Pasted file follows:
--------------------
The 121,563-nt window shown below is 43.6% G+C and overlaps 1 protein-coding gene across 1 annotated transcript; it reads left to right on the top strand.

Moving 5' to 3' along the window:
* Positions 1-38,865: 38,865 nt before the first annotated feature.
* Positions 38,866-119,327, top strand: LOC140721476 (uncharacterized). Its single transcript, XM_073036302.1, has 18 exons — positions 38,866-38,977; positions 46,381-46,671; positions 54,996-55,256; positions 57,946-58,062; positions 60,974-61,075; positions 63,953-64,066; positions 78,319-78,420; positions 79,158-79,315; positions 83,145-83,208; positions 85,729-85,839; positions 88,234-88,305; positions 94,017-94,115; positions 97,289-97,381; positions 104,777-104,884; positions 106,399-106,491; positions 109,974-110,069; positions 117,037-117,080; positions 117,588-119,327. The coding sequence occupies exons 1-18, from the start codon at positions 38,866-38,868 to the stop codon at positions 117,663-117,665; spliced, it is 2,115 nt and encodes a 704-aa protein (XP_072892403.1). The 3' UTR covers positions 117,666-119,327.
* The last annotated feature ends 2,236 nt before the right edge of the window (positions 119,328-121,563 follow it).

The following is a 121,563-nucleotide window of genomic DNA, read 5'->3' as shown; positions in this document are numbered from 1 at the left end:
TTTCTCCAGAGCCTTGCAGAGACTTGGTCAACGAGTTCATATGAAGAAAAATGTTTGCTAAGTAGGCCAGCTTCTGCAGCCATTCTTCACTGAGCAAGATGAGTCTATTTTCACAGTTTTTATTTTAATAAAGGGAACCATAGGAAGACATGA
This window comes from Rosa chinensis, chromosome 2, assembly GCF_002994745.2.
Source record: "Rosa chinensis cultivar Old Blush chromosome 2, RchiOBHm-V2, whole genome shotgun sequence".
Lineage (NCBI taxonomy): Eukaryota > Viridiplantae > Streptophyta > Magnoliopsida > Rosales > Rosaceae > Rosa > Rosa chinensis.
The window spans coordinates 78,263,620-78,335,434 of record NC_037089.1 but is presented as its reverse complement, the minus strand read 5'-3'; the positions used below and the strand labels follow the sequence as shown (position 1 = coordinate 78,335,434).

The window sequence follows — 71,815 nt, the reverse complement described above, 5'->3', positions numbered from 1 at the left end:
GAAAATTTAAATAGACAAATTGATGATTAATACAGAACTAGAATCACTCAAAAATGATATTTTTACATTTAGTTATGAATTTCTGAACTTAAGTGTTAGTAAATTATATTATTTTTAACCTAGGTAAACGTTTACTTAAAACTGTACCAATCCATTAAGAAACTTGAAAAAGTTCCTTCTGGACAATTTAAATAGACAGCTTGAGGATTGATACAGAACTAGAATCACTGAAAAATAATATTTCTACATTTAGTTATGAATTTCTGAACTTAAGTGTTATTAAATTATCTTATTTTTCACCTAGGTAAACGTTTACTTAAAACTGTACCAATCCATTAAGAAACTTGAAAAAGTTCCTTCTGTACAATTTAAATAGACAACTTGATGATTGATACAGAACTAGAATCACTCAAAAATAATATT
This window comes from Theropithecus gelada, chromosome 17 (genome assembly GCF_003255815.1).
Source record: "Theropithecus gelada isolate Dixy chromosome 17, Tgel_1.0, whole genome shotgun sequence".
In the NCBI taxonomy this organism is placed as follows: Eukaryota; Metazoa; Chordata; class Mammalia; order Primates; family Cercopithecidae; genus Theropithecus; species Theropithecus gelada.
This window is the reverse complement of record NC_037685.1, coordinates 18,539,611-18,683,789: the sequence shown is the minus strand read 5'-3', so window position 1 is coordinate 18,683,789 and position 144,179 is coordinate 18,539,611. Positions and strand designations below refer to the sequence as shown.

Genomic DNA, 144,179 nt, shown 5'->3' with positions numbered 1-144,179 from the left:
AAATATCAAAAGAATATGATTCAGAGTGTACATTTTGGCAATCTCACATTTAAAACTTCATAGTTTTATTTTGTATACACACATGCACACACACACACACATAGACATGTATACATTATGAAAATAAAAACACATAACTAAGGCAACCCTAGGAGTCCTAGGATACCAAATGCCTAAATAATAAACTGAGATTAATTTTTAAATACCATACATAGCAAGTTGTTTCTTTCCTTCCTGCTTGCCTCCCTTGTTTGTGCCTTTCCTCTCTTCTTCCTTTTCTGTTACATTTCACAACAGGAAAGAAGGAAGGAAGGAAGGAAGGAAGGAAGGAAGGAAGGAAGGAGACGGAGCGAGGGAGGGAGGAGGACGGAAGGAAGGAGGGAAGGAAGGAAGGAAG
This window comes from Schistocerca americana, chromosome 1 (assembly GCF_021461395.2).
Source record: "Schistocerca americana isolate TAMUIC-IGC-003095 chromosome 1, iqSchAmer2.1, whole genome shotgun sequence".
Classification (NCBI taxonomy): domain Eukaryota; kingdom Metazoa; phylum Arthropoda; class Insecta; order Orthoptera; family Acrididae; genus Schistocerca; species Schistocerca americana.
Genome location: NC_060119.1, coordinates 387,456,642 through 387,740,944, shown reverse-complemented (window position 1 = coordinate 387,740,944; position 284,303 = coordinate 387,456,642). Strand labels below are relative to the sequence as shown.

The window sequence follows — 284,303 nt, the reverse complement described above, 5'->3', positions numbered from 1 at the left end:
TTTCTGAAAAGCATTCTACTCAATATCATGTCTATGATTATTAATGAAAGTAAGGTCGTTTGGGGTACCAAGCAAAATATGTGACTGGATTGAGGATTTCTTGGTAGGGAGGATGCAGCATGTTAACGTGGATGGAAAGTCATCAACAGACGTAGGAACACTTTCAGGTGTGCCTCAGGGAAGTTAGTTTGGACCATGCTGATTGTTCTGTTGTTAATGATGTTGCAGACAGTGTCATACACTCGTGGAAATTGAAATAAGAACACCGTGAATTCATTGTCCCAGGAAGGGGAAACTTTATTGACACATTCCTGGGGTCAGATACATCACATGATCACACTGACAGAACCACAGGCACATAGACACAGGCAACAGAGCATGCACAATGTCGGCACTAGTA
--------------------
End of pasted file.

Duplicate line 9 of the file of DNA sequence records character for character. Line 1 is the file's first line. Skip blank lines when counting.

Source record: "Rosa chinensis cultivar Old Blush chromosome 2, RchiOBHm-V2, whole genome shotgun sequence".